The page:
As we settled into our 24th floor room of the Radison Hotel, Gary shuffled through his 1" thick stack of notes, maps, and photocopies looking for the list of our hotel and restaurant reservations with phone numbers and addresses. After a thorough search without results, Gary confessed he forgot to print the itinerary before we left home. The next hour resembled a comic routine as we tried to locate our next-door neighbor's phone number, also left at home, by searching the Internet and finally locating another neighbor who had the number we needed. Gary patiently led Helen step by step through the maze on his computer resulting in an email with the precious itinerary.
By the time we resolved the itinerary issue, it was nearly dark and a light mist was turning into a steady rain. Being tough Oregonians unwilling to be daunted, we donned our coats and hats and set out to explore the Public Garden and Beacon Hill just a few blocks away.
The formal Public Garden, located across Charles Street from the Boston Common, was almost deserted not counting statues and a few swans. Globe lights on a 1860s ornamental suspension bridge over the lagoon in the center of the garden created a magical atmosphere. Unfortunately because of the rain, it was difficult to take photos of the lovely park. One snapped of a bronze George Washington Statue gives an impression of the setting.
We walked along the meandering paths of the garden to Beacon Street where we entered the Beacon Hill neighborhood. The narrow streets and brick sidewalks are lined with charming early 19th century classic Federal Style brick row houses. This area was the most prestigious in Boston until the more exclusive Back Bay was built. We stumbled onto tree lined Louisburg Square surrounded by fine homes, still considered one of the most desirable addresses in the city. The advantage of an after dark tour was peaking into lighted living rooms along the way. The walls and ceiling of one of the most impressive were encrusted with ornate decoration and a giant gilded mirror hung over a carved fireplace. Steep winding stairs were visible through many of the entryway windows. After reading our map under a street lamp, we found a little alley named Acorn paved with large round river rock.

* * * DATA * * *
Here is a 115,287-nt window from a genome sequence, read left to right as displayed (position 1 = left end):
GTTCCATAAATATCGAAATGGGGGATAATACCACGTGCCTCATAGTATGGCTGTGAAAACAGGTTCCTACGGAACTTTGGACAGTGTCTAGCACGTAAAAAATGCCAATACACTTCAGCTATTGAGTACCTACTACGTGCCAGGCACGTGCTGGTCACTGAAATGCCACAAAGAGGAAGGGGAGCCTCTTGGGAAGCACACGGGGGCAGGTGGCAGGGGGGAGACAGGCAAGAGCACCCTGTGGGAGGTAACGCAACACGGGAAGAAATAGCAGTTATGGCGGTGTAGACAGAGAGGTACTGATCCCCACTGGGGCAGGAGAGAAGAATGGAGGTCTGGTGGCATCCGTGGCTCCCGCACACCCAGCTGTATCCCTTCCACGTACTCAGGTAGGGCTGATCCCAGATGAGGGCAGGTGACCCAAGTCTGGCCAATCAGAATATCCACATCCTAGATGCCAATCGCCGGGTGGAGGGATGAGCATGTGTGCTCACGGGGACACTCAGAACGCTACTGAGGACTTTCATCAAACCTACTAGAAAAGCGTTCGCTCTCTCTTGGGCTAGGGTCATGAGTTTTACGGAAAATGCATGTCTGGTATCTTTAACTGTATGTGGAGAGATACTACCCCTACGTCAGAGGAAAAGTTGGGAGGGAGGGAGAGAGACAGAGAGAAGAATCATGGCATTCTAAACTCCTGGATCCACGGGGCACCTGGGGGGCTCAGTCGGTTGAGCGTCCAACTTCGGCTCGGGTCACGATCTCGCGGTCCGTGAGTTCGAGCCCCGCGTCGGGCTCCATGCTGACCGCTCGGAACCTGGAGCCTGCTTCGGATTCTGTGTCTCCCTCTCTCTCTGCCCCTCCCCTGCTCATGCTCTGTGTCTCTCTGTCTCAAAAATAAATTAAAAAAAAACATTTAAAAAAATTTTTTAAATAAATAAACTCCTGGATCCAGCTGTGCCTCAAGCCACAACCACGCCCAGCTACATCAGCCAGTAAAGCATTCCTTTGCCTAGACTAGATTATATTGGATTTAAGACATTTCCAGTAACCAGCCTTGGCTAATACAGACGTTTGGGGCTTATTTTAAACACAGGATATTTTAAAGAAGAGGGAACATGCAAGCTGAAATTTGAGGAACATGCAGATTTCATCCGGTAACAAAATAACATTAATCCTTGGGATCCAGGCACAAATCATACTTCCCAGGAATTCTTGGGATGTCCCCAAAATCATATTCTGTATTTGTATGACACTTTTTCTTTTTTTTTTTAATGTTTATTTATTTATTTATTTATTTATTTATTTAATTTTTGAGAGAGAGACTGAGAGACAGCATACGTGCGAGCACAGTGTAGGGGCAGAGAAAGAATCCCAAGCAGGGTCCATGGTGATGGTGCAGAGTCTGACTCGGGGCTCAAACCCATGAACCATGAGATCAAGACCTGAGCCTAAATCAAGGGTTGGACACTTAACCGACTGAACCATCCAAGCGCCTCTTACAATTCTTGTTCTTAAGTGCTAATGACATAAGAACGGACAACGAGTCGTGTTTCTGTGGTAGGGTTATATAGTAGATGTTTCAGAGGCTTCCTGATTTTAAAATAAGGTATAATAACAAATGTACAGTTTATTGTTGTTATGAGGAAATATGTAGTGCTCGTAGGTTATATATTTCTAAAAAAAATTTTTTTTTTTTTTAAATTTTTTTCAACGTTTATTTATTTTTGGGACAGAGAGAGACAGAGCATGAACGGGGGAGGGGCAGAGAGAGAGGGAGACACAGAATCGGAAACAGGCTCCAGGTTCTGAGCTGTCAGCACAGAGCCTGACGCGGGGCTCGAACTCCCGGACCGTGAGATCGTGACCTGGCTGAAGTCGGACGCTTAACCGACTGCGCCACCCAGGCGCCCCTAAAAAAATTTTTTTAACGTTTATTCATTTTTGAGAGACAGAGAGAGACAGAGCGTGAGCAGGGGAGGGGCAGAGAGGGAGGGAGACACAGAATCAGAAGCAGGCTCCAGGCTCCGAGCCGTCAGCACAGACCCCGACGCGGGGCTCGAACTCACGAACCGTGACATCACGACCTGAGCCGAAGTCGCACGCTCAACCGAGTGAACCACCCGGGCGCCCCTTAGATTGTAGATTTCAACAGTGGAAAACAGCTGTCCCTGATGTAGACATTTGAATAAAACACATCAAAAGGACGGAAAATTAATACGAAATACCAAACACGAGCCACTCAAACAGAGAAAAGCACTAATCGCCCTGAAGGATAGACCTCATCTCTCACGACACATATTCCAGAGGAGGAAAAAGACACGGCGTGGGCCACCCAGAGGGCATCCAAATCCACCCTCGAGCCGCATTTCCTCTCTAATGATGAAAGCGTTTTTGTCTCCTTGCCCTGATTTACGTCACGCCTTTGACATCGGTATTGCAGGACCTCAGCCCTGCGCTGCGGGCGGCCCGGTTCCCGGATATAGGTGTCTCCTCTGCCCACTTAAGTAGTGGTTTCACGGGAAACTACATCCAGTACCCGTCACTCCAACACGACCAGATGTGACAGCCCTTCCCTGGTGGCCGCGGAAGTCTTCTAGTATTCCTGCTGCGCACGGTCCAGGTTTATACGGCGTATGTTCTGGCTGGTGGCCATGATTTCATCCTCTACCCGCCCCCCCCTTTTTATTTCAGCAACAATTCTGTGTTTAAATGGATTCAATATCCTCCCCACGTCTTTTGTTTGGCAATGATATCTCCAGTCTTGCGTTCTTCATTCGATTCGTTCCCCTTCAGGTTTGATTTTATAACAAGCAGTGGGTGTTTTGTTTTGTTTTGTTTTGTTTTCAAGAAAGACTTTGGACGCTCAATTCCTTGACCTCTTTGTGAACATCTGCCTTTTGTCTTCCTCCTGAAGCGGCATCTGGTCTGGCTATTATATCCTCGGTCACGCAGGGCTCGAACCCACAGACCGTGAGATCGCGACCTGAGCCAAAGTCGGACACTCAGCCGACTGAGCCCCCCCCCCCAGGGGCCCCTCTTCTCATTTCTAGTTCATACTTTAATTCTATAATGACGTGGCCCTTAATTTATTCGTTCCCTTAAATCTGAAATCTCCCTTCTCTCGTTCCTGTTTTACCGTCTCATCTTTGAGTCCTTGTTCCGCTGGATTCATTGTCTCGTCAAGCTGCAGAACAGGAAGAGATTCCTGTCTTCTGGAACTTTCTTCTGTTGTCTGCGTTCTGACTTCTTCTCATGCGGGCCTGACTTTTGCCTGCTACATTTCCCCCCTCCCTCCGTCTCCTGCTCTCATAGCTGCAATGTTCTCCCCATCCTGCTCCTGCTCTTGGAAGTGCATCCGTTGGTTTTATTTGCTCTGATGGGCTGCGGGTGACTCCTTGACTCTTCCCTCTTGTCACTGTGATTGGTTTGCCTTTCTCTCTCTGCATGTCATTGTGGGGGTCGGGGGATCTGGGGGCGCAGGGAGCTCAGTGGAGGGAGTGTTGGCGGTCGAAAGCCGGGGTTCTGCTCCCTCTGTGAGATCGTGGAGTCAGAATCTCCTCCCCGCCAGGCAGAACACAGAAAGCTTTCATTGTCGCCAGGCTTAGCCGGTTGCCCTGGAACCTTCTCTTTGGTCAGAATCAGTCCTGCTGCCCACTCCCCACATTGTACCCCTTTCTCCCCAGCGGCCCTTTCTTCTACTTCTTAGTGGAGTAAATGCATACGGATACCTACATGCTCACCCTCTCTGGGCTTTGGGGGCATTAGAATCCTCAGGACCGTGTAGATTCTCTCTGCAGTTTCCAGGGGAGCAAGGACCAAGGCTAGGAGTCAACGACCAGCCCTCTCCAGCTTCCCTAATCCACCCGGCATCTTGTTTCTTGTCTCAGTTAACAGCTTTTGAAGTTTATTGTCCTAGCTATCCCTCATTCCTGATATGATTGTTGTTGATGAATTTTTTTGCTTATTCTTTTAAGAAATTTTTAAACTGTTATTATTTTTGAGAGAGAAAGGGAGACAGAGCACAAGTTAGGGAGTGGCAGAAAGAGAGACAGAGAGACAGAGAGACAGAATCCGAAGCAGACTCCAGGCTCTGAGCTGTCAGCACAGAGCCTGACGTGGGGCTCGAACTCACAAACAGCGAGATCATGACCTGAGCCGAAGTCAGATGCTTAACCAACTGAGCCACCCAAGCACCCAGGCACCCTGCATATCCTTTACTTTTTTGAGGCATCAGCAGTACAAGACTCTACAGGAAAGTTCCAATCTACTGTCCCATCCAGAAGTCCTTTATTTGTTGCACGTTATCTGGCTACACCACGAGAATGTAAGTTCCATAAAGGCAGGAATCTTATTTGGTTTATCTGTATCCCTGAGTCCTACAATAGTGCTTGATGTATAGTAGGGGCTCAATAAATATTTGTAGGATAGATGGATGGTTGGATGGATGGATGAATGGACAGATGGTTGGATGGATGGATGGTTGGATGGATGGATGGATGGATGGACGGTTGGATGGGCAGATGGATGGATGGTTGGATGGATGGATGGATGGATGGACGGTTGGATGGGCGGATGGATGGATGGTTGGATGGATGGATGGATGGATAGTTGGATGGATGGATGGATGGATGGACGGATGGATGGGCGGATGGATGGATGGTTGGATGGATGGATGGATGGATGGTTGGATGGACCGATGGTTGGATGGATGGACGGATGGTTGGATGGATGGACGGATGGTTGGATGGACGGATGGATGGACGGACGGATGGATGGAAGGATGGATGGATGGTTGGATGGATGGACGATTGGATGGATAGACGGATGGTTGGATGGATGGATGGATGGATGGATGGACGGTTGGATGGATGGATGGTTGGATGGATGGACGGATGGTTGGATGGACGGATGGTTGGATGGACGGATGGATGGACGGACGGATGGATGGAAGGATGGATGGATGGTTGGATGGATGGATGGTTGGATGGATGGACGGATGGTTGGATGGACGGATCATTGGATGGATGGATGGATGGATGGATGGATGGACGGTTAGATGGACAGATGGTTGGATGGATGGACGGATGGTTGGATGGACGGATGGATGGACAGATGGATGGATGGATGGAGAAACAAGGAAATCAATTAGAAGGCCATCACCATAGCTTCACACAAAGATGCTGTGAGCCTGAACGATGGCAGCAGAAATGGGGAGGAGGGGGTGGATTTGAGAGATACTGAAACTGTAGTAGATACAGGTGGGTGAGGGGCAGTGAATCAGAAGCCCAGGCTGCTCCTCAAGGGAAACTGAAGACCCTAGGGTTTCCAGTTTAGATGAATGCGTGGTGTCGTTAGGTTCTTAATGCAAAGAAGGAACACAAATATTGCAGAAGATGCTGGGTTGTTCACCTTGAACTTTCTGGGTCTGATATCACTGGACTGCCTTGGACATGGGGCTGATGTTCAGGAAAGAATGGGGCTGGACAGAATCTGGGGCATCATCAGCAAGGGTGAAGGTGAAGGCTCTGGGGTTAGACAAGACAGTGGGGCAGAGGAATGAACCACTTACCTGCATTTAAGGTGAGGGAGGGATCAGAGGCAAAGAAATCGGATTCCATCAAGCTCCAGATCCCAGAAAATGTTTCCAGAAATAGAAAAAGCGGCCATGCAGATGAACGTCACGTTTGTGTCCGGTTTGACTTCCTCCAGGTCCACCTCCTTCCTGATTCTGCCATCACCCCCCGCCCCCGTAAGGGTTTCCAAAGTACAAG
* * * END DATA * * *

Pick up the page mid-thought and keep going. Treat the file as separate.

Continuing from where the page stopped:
It wasn't long before the rain started to soak through and I was getting cranky after a long day of travel without more to eat than the cold sandwiches we brought from home. We made our way to Charles Street, the main shopping and dining area of the Beacon Hill neighborhood. A dark Boston beer and hot pub sandwich at the Sevens Ale House, frequented mostly by locals, improved my mood and capped off our day.